- and a curiously surreal oversize bottle split by zipper from Boston glassblower Stephanie Chubbuck.
While perusing the artwork, I bumped into Lindsey Tweed. The creative genius behind Tröegs recent rebranding initiative. Gosh I love her work! Her label designs are on those Nike Dunks that Brian created.
My pal and Harrisburg Beer Week co-hort, Sara Bozich, was hanging in the gallery with her husband, Andy Surra. Fancy meeting them there! We chatted about the artwork and how I need to get the other stellar brew option on tap: Scratch 244 – Belgian Style Saison (Apple) made from apples from Big Hill Ciderworks orchards. It was smooth and fruity with a touch of funk. I enjoyed that the brewmasters used a yeast with mild flavor (no strong pepper, clove or banana overtones) which didn’t overpower the richness of the apple notes.
What? Not enough photos for you? Well okay then. Check out more glimpses of the Splinter Cellar in this Tröegs Facebook photo gallery.
You definitely should consider making the trip to see everything for yourself. Guided Production Tours now start in the Splinter Cellar and will go through the mill room, hop cooler, brewhouse deck, fermentation cellar and packaging lines.
You’ll hear how brothers Chris and John Trogner discovered craft beer, planned their brewery and survived trial-by-fire as they learned the business. You’ll get up close and personal to see, hear, smell, taste and touch the things it takes to brew Tröegs beer. Samples of a few fermented and finished Tröegs favorites are available at the end.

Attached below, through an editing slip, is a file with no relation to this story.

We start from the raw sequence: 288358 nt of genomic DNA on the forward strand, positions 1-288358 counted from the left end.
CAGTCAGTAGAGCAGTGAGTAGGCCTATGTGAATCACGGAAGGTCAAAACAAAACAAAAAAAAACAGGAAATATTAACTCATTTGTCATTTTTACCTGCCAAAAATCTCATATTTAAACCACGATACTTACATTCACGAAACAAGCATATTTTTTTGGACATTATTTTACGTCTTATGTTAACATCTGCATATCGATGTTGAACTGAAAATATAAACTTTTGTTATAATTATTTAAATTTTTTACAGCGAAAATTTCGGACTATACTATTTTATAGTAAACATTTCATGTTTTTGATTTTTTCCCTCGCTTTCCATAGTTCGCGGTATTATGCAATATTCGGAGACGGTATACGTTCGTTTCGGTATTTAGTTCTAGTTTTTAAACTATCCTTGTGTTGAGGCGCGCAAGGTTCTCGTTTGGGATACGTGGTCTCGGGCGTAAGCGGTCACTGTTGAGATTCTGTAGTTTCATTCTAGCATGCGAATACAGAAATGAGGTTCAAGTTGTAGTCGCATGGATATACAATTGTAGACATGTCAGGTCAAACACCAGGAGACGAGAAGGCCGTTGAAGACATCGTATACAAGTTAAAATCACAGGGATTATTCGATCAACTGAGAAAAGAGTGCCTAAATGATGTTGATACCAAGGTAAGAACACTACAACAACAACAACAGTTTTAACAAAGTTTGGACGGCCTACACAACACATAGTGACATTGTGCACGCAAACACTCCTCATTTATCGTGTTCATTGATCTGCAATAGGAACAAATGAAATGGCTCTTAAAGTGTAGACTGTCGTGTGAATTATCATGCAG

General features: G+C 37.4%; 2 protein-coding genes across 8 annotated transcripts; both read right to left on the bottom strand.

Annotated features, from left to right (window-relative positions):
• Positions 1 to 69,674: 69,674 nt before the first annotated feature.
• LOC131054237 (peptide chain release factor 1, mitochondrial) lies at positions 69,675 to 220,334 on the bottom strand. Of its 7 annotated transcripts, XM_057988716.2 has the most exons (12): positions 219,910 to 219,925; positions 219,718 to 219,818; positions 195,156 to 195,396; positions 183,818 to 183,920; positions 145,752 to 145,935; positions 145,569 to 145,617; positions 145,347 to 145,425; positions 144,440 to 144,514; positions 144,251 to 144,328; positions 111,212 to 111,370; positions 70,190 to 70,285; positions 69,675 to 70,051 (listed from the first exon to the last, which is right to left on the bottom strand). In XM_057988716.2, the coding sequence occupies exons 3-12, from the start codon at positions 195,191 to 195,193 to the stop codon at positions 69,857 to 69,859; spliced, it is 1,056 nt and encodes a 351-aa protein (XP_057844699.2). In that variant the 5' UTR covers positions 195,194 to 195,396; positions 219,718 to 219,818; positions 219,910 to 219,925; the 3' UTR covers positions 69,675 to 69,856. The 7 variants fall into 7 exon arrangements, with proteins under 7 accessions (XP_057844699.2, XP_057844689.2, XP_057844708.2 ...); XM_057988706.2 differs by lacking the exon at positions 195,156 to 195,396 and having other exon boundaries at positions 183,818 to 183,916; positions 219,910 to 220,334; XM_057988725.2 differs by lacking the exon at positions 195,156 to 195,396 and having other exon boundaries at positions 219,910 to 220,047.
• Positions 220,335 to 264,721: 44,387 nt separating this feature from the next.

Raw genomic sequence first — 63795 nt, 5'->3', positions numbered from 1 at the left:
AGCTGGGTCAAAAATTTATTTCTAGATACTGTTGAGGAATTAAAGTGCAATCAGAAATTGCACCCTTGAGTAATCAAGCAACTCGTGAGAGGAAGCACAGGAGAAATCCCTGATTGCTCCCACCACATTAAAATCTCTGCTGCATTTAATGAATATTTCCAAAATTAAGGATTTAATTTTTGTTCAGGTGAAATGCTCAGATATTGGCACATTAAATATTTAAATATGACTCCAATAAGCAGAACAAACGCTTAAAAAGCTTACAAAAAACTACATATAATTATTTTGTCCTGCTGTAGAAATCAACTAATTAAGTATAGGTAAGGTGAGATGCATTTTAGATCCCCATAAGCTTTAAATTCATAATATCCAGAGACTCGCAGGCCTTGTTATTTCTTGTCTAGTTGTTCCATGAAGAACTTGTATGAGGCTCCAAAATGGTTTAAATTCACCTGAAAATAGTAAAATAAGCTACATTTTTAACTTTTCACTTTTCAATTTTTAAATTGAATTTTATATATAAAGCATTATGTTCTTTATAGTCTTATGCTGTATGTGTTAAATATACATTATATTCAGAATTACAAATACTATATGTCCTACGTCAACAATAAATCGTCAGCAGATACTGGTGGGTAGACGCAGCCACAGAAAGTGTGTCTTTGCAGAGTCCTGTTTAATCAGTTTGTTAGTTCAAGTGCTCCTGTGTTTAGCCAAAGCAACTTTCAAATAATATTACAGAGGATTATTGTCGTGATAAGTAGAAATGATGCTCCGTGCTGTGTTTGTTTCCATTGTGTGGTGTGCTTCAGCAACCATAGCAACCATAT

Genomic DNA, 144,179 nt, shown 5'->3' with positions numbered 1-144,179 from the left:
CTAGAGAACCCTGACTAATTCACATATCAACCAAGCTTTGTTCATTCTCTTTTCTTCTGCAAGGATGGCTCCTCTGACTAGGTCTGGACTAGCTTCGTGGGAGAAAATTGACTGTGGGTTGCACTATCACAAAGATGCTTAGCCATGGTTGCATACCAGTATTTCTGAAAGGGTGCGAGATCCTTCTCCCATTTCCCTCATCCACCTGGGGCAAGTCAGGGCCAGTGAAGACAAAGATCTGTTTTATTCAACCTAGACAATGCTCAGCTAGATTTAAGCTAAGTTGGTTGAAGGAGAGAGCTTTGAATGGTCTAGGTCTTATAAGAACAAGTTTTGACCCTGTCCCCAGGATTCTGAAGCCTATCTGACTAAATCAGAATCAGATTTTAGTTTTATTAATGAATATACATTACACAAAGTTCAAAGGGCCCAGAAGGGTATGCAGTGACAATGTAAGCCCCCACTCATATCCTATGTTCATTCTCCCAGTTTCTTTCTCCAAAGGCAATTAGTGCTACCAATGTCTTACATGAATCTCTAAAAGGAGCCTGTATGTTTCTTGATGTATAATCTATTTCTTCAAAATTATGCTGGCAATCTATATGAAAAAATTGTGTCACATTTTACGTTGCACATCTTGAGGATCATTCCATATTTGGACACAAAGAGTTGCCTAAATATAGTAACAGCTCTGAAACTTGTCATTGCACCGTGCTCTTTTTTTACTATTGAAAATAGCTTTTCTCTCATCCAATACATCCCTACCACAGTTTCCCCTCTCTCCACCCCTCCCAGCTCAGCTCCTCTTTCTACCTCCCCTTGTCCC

Daily Guided Tours:
Monday – Sunday
- 11:30 am
- 12:30 pm
- 1:30 pm
- 2:30 pm
- 3:30 pm
Note that there’s also a 4:30 pm tour Friday through Sunday plus a 5:00 pm walk-in tour.
What’s in the Works at Tröegs?
- As more barrels are added and new foeders start producing, more Pennsylvania wild ales and Splinter Series beers like Barrel-Aged Troegenator, Nebulous and Impending Descent will show up in bottleshops, bars and restaurants where Tröegs is sold.
- An outdoor greenspace and courtyard are going in next to the current patio to be open in Fall 2016.
- Tröegs has partnered with Land Studies Inc. and RGS Engineering to increase parking in a sustainable and environmentally friendly way to be completed Spring 2017. Yes! Much needed additional parking!!
(Follow Me On: Twitter & Untappd: @dzyngrl | Instagram: @dzyngrl14)